> >>> 
> >>> One way such clobbering could manifest is when a signal handler
> >>> running on the alternate stack temporarily moves the stack pointer to
> >>> somewhere else (not on the alternate stack), via swapcontext or some
> >>> other method. In this case, if a signal for cancellation or synccall
> >>> arrives, the kernel will consider the alt stack not in use, and will
> >>> start using it again from the beginning, clobbering the still-running
> >>> frames.
> >>> 
> >>> Rich
> >>
Olaf Flebbe Aug. 10, 2020, 7:29 p.m.
Hi Rick,

Since the alternate stack is only used for signal handlers, one can limit to the allowed signal safe functions:
There is a list of async-safe-signal functions copied from the OpenGroup documents.

https://man7.org/linux/man-pages/man7/signal-safety.7.html

swapcontext is not mentioned here :)

Sounds to me moving the stack pointer like you are describing is not allowed.

Installing the same stack both as regular and alternate stack sound to me like asking for trouble as well.

Best
   Olaf

> Am 10.08.2020 um 20:32 schrieb Rich Felker <dalias@libc.org>:
> 
> On Mon, Aug 10, 2020 at 07:04:36PM +0200, Olaf Flebbe wrote:
>> Hi Rick,
>> 
>> Thanks for explanation, indeed: This might be a problem, if the
>> business logic of the handler is under application control.
>> But I was assuming that the handler context of __synccall is under
>> musl control .
> 
> The handler in question is the one that's under application control
> because the application installed it with intent for it to run on the
> alternate stack. __synccall is the asynchronous clobbering of its
> stack.
> 
>>> Am 10.08.2020 um 19:00 schrieb Rich Felker <dalias@libc.org>:
>>> 
>>> On Mon, Aug 10, 2020 at 06:57:21PM +0200, Olaf Flebbe wrote:
>>>> Hi Rick ,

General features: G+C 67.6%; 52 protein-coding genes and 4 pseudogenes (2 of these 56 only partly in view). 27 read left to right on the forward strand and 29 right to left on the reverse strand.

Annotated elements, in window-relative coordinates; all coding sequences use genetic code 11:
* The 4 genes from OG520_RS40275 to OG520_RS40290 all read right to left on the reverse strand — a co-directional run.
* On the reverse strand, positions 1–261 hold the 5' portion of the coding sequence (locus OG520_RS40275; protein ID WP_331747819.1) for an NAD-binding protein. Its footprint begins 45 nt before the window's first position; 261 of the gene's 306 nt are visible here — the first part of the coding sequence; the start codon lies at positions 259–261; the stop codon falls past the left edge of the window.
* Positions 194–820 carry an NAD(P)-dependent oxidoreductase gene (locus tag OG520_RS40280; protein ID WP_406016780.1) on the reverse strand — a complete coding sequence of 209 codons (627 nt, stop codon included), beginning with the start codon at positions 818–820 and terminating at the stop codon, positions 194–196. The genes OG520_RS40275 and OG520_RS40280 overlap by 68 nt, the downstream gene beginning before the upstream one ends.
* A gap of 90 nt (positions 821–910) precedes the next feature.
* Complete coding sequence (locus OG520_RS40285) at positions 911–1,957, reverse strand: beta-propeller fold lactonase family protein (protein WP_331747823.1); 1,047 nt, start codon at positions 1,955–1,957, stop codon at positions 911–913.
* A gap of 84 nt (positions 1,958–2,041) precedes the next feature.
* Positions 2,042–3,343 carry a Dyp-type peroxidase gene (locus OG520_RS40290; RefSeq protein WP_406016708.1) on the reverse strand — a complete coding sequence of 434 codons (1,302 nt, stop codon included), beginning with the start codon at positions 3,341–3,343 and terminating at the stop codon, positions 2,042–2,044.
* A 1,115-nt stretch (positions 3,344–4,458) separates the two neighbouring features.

>>>> 
>>>> While the alternate stack is in use on cannot change the alternate stack.
>>>> 
>>>> See https://pubs.opengroup.org/onlinepubs/9699919799/ 
>>>> EPERM Error.
>>> 
>>> No change of the alternate stack is described here. The minimal
>>> example of the scenario only has one call to sigaltstack in the whole
>>> program.
>>> 
>>> 
>>>>> Am 10.08.2020 um 18:36 schrieb Rich Felker <dalias@libc.org>:
>>>>> 
>>>>> On Mon, Aug 10, 2020 at 10:15:13AM +0200, Olaf Flebbe wrote:
>>>>>> Hi, 
>>>>>> 
>>>>>> I have some problems to follow the discussion here.
>>>>>> 
>>>>>> It is not about musl to create an alternate stack, it is to *honor* the alternate stack, if the application installed one, for a reason.
>>>>>> 
>>>>>> I am proposing smthg like
>>>>>> 
>>>>>> --- /oss/musl-1.2.1/src/thread/synccall.c
>>>>>> +++ /work/musl/src/thread/synccall.c
>>>>>> @@ -45,7 +45,7 @@
>>>>>> {
>>>>>> 	sigset_t oldmask;
>>>>>> 	int cs, i, r;
>>>>>> -	struct sigaction sa = { .sa_flags = SA_RESTART, .sa_handler = handler };
>>>>>> +	struct sigaction sa = { .sa_flags = SA_RESTART|SA_ONSTACK, ....sa_handler = handler };
>>>>>> 	pthread_t self = __pthread_self(), td;
>>>>>> 	int count = 0;
>>>>>> 
>>>>>> This will fix the problem with dynamic stacks, like go implements it. 
>>>>>> If the application does not install one, kernel will ignore
>>>>>> SA_ONSTACK. (This is even specified by POSIX, since there is no
>>>>>> error condition mentioned in man page specifically for this).
>>>>> 
>>>>> It's fundamental, since presence and identity of an alternate stack
>>>>> are thread-local properties and SA_ONSTACK is global to the signal
>>>>> disposition.
>>>>> 
>>>>> The behavior we're concerned about this alterring is not the case
>>>>> where an application does not install an alternate stack; of course
>>>>> that's unaffected. The interesting case is where an application does
>>>>> install one, but expects (albeit IMO wrongly; that's what we're trying
>>>>> to establish) that the stack memory is not touched/clobbered unless
>>>>> there's actually an SA_ONSTACK signal handler present to run on it and
>>>>> such a signal arrives. With the proposed change, the memory for the
>>>>> alternate stack can be clobbered asynchronously with no such signal
>>>>> handler existing. (In case it's not clear, the above code is *not a
>>>>> signal handler* from the perspective that's relevant; it's an
>>>>> implementation detail internal to the implementation.)
>>>>> 
>>>>> One way such clobbering could manifest is when a signal handler
>>>>> running on the alternate stack temporarily moves the stack pointer to
>>>>> somewhere else (not on the alternate stack), via swapcontext or some
>>>>> other method. In this case, if a signal for cancellation or synccall
>>>>> arrives, the kernel will consider the alt stack not in use, and will
>>>>> start using it again from the beginning, clobbering the still-running
>>>>> frames.
>>>>> 
>>>>> Rich
>>>>